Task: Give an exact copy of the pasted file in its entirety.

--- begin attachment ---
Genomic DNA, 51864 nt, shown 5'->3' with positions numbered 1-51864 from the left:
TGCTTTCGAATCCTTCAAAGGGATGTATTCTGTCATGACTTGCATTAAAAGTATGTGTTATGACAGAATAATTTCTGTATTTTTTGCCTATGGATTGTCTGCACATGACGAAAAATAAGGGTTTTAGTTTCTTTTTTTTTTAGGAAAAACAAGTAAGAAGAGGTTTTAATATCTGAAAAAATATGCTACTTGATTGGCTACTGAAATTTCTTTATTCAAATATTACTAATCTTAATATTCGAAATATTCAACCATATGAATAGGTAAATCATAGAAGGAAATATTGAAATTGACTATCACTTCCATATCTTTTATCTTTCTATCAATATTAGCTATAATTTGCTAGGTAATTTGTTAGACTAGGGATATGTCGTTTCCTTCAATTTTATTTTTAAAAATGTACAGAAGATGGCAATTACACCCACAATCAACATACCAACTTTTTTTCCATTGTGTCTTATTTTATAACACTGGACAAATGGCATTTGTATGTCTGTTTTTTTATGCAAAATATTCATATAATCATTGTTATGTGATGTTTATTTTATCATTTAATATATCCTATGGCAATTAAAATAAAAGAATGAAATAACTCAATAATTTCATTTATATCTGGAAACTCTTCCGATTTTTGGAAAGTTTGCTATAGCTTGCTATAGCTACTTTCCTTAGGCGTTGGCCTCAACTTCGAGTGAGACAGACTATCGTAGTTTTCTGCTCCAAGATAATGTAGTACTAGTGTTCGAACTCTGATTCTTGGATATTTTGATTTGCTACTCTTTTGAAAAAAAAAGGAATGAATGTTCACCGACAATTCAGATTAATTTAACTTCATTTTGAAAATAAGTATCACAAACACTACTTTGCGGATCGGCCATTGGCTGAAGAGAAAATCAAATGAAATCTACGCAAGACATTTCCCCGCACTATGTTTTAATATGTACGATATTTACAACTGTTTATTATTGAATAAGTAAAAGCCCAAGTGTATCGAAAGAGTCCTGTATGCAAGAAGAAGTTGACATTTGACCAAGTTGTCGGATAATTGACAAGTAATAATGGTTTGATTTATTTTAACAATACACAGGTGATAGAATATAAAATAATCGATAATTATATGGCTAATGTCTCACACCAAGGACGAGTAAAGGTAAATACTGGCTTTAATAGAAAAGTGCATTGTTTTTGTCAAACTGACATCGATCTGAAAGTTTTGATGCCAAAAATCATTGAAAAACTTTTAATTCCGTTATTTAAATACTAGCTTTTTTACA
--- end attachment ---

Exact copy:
Genomic DNA, 51864 nt, shown 5'->3' with positions numbered 1-51864 from the left:
TGCTTTCGAATCCTTCAAAGGGATGTATTCTGTCATGACTTGCATTAAAAGTATGTGTTATGACAGAATAATTTCTGTATTTTTTGCCTATGGATTGTCTGCACATGACGAAAAATAAGGGTTTTAGTTTCTTTTTTTTTTAGGAAAAACAAGTAAGAAGAGGTTTTAATATCTGAAAAAATATGCTACTTGATTGGCTACTGAAATTTCTTTATTCAAATATTACTAATCTTAATATTCGAAATATTCAACCATATGAATAGGTAAATCATAGAAGGAAATATTGAAATTGACTATCACTTCCATATCTTTTATCTTTCTATCAATATTAGCTATAATTTGCTAGGTAATTTGTTAGACTAGGGATATGTCGTTTCCTTCAATTTTATTTTTAAAAATGTACAGAAGATGGCAATTACACCCACAATCAACATACCAACTTTTTTTCCATTGTGTCTTATTTTATAACACTGGACAAATGGCATTTGTATGTCTGTTTTTTTATGCAAAATATTCATATAATCATTGTTATGTGATGTTTATTTTATCATTTAATATATCCTATGGCAATTAAAATAAAAGAATGAAATAACTCAATAATTTCATTTATATCTGGAAACTCTTCCGATTTTTGGAAAGTTTGCTATAGCTTGCTATAGCTACTTTCCTTAGGCGTTGGCCTCAACTTCGAGTGAGACAGACTATCGTAGTTTTCTGCTCCAAGATAATGTAGTACTAGTGTTCGAACTCTGATTCTTGGATATTTTGATTTGCTACTCTTTTGAAAAAAAAAGGAATGAATGTTCACCGACAATTCAGATTAATTTAACTTCATTTTGAAAATAAGTATCACAAACACTACTTTGCGGATCGGCCATTGGCTGAAGAGAAAATCAAATGAAATCTACGCAAGACATTTCCCCGCACTATGTTTTAATATGTACGATATTTACAACTGTTTATTATTGAATAAGTAAAAGCCCAAGTGTATCGAAAGAGTCCTGTATGCAAGAAGAAGTTGACATTTGACCAAGTTGTCGGATAATTGACAAGTAATAATGGTTTGATTTATTTTAACAATACACAGGTGATAGAATATAAAATAATCGATAATTATATGGCTAATGTCTCACACCAAGGACGAGTAAAGGTAAATACTGGCTTTAATAGAAAAGTGCATTGTTTTTGTCAAACTGACATCGATCTGAAAGTTTTGATGCCAAAAATCATTGAAAAACTTTTAATTCCGTTATTTAAATACTAGCTTTTTTACA